Big pledges and adapting rewards:
Change unused tiers: One of the biggest surprises for us was how many people pledged for our $500 and $1000 tiers. The $500 level-design tier started selling almost immediately, but nobody went for our original $1000 reward (the backer’s name inscribed on a plaque that would sit in our main office). After a few weeks, I changed it to designing your own race and level and made an update about it.
Within a week, several $500 backers had upgraded and several new people had pledged $1000. The rush of thousand-dollar backers and upgrades pushed us up to Kicktraq’s Hot 7 and back into the Most Popular list on Kickstarter, which got us a lot more pledges. My advice to anyone running a Kickstarter campaign is to watch the rewards and change any that aren’t touched within the first week or two. Big rewards that offer some degree of authorship in the game like naming something or designing something are hugely popular.
Keep your videos short!:
My first attempt at a pitch video was around 10 minutes long, and we managed to cut it down to about 6 minutes before launch. That turned out to not be good enough: Only 14% of people were making it to the end of the video! We took a hacksaw to the video and cut it down to just three minutes, frontloading the important gameplay stuff so that the main features were shown within 30 seconds. The number of people who got to the end of the video quickly rose to 20%; I have no idea if this is still terrible, but the edits definitely helped.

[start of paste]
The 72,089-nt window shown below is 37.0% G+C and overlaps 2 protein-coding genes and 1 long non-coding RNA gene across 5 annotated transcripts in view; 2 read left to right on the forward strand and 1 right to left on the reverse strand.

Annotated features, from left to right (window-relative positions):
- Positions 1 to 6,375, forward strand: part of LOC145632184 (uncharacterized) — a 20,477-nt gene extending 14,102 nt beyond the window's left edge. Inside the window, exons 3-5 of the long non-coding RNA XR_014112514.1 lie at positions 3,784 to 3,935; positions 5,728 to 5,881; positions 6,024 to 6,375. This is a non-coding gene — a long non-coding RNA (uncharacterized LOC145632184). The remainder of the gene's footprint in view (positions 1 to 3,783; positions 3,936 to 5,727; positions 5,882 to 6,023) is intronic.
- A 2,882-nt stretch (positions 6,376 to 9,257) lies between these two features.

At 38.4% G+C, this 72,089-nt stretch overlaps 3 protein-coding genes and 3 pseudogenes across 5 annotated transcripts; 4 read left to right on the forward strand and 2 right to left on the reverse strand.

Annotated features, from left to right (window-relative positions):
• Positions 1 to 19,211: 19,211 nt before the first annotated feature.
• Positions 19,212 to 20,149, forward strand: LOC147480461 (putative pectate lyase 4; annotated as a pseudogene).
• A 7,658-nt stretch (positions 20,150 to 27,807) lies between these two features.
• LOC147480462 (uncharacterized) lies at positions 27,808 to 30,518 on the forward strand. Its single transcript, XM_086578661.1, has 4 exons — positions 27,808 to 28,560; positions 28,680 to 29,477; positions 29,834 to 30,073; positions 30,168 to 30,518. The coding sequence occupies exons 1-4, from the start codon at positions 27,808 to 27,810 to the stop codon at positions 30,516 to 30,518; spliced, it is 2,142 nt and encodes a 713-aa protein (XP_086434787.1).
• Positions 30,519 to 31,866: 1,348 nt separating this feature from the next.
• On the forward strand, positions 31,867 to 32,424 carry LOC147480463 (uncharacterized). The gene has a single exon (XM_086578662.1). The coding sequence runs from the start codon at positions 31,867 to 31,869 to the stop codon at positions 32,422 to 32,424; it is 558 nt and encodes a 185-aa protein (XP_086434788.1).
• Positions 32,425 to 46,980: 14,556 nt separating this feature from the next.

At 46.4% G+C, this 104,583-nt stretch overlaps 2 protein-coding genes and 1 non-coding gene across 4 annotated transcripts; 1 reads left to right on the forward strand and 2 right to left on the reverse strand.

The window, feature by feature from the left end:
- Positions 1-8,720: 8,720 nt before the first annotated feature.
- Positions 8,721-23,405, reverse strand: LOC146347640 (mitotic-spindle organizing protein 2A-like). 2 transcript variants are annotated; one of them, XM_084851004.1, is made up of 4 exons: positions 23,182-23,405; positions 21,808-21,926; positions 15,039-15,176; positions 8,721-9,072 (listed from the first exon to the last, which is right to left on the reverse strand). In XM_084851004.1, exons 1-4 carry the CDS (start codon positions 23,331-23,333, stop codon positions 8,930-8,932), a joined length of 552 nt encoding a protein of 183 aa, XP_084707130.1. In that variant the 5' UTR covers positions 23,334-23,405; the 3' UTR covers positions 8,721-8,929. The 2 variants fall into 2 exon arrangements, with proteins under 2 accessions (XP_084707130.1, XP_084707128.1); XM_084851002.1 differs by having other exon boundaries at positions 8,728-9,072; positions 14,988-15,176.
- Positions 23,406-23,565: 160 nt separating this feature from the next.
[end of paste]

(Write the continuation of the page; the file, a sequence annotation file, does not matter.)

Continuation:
The big finish, Jeff McCord style:
Every Kickstarter campaign gets a boost at the end when all those people who clicked the “Remind me” button get their 48 hour reminder email. We capitalised on that by having a new art update waiting for then and announcing that we’d be doing a livestream for the final 6 hours. We really enjoyed taking part in Jeff McCord’s recent Kickathon event, so we did our own mini version and reached out to some other space games on Kickstarter to invite them to the stream. We were joined by the creators of Skyjacker and Galcon 2 and generally had a lot of Irish banter and Q&A.